For me, I needed to run sudo du as there were a large amount of docker files under /var/lib/docker that a non-sudo user doesn't have permission to read.

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    This was my problem. I forgot I switched storage systems in docker and the old volumes were still hanging around. – Richard Nienaber Jan 9 '19 at 9:21
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    I had the same problem, thanks. This helped me: docker system prune -a -f; docker volume rm $(docker volume ls -qf dangling=true) – mnicky Dec 8 '19 at 15:48
  • This together with @mnicky answer just saved me... I had over 27Gb of disk space trapped by docker up to a point that I couldn't boot into Ubuntu... – jose.marcos.rf Jan 14 at 16:26

Try this to see if a dead/hung process is locked while still writing to the disk: lsof | grep "/mnt"

Then try killing off any PIDs which are stuck (especially look for lines ending in "(deleted"))

  • Thanks! I was able to find that the SFTP server process was holding the deleted file – lyomi Aug 30 '13 at 4:43

This is the easiest method I have found to date to find large files!

Here is a example if your root mount is full / (mount /root) Example:

cd / (so you are in root)

ls | xargs du -hs

Example Output:

 9.4M   bin
 63M    boot
 4.0K   cgroup
 680K   dev
 31M    etc
 6.3G   home
 313M   lib
 32M    lib64
 16K    lost+found
 61G    media
 4.0K   mnt
 113M   opt
 du: cannot access `proc/6102/task/6102/fd/4': No such file or directory
 0  proc
 19M    root
 840K   run
 19M    sbin
 4.0K   selinux
 4.0K   srv
 25G    store
 26M    tmp

then you would notice that store is large do a cd /store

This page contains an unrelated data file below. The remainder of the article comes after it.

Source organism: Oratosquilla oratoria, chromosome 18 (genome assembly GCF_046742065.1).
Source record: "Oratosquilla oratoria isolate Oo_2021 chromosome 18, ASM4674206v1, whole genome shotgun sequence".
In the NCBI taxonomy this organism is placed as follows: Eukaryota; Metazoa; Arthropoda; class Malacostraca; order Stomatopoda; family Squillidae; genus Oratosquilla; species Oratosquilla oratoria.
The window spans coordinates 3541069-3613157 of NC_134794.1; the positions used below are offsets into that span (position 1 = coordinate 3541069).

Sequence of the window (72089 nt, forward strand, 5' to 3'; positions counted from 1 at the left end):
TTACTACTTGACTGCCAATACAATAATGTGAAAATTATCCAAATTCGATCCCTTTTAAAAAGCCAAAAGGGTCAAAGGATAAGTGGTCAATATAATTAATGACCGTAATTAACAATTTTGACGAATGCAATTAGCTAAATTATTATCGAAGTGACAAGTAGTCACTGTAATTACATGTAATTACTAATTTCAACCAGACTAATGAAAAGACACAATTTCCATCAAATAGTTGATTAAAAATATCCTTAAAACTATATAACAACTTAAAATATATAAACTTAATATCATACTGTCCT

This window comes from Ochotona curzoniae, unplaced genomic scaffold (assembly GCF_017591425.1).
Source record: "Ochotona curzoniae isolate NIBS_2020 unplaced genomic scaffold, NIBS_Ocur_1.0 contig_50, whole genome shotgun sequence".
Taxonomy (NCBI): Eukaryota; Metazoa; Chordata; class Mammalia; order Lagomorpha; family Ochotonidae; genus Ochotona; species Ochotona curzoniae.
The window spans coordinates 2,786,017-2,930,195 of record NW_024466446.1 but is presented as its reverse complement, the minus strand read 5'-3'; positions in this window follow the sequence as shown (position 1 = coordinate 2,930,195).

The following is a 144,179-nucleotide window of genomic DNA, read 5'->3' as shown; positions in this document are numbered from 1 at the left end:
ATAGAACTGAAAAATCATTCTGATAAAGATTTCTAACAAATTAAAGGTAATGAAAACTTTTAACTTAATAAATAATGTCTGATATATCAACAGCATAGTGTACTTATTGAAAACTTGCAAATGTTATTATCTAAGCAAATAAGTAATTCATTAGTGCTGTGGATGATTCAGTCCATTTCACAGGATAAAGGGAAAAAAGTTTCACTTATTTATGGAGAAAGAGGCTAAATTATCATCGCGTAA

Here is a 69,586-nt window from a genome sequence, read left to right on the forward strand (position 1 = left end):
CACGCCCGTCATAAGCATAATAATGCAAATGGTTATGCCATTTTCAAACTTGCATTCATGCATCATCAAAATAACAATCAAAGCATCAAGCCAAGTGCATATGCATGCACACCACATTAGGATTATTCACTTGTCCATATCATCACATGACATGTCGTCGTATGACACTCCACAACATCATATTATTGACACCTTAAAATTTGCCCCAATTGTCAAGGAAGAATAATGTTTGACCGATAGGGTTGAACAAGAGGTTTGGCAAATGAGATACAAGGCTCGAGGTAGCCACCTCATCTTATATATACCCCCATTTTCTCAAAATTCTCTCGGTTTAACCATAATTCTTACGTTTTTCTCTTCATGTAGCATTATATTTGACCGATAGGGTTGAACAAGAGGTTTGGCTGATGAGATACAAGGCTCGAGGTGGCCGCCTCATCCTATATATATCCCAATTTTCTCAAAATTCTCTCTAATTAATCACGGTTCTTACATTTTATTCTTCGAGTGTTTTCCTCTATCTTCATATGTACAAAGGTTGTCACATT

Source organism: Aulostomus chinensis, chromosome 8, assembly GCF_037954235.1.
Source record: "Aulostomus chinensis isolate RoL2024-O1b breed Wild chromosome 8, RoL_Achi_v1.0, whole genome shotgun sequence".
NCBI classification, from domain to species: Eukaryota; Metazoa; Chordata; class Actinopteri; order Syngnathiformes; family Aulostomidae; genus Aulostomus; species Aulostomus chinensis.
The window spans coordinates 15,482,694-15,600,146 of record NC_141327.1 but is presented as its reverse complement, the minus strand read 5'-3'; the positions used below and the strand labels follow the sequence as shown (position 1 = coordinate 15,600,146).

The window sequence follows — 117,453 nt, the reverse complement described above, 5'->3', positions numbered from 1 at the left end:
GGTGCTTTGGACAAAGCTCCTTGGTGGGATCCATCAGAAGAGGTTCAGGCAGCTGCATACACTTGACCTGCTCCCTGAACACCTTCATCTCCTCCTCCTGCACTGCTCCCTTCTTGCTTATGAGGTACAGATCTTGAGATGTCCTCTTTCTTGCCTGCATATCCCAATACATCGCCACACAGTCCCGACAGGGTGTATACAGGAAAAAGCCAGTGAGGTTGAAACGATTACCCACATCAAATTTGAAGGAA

and run again

ls | xargs du -hs

Example output: 
 109M   backup
 358M   fnb
 4.0G   iso
 8.0K   ks
 16K    lost+found
 47M    root
 11M    scripts
 79M    tmp
 21G    vms

in this case the vms directory is the space hog.


One more possibility to consider - you are almost guaranteed to see a big discrepancy if you are using docker, and you run df/du inside a container that is using volume mounts. In the case of a directory mounted to a volume on the docker host, df will report the HOST's df totals. This is obvious if you think about it, but when you get a report of a "runaway container filling the disk!", make sure you verify the container's filespace consumption with something like du -hs <dir>.


So I had this problem in Centos 7 as well and found a solution after trying a bunch of stuff like bleachbit and cleaning /usr and /var even though they only showed about 7G each. Was still showing 50G of 50G used in the root partition but only showed 9G of file usage. Ran a live ubuntu cd and unmounted the offending 50G partition, opened terminal and ran xfs_check and xfs_repair on the partition. I then remounted the partition and my lost+found directory had expanded to 40G. Sorted the lost+found by size and found a 38G text log file for steam that eventualy just repeated a mp3 error. Removed the large file and now have space and my disks usage agrees with my root partition size. I would still like to know how to get the steam log to not grow so big again.


if the mounted disk is a shared folder on a windows machine, then it seems that df will show the size and disk use of the entire windows disk, but du will show only the part of the disk that you have access too. (and is mounted). so in this case the problem must be fixed on the windows machine.


A similar thing happened to us in production, disk usage went to 98%. Did the following investigation :

a) df -i for checking the inode usage, inode usage was 6% so not much smaller files